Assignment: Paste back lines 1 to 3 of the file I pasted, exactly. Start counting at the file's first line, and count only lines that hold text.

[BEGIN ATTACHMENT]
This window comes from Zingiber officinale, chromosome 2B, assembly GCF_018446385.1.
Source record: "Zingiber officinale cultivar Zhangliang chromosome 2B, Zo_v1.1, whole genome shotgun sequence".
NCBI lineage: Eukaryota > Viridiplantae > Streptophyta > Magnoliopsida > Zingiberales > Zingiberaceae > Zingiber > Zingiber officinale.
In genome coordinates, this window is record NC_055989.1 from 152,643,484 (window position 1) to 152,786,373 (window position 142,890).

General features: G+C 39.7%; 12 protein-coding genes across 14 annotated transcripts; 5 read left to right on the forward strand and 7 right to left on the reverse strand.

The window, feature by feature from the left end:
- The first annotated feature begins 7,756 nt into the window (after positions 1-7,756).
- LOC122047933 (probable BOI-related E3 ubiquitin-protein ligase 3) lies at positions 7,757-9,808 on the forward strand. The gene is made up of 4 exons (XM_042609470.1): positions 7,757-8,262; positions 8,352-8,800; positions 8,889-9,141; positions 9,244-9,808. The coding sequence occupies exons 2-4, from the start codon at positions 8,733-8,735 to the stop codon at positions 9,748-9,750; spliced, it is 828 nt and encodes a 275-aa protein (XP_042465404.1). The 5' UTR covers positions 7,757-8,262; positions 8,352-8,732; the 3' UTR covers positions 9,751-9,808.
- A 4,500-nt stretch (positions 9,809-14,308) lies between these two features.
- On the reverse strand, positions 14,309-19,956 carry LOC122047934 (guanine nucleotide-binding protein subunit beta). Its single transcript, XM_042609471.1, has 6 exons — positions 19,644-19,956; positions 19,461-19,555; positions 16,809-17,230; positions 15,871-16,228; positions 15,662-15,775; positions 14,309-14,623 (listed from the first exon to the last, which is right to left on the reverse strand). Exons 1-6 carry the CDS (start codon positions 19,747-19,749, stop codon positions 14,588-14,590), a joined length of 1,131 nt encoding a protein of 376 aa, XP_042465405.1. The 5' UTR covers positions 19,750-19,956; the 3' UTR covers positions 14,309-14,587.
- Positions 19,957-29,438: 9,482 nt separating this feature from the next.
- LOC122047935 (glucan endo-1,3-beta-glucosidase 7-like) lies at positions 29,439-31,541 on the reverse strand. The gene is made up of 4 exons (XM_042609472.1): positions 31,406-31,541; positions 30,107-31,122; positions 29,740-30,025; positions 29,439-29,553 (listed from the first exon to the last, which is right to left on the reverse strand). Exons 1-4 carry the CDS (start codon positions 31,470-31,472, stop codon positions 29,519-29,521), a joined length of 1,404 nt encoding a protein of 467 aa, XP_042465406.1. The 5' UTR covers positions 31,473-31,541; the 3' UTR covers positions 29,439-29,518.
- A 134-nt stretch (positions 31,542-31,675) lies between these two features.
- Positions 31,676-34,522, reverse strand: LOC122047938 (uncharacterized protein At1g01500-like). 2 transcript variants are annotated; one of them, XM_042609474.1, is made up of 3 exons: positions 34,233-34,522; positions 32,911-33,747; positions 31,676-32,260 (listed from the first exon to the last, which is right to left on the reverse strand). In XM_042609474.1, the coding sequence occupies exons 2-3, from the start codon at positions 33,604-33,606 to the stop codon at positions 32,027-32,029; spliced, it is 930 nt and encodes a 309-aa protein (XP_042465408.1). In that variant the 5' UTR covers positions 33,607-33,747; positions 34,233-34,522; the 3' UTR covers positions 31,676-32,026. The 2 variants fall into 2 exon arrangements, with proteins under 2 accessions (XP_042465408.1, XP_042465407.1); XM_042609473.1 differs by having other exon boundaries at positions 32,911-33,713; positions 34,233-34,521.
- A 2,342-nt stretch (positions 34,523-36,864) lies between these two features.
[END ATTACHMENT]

This window comes from Zingiber officinale, chromosome 2B, assembly GCF_018446385.1.
Source record: "Zingiber officinale cultivar Zhangliang chromosome 2B, Zo_v1.1, whole genome shotgun sequence".
NCBI lineage: Eukaryota > Viridiplantae > Streptophyta > Magnoliopsida > Zingiberales > Zingiberaceae > Zingiber > Zingiber officinale.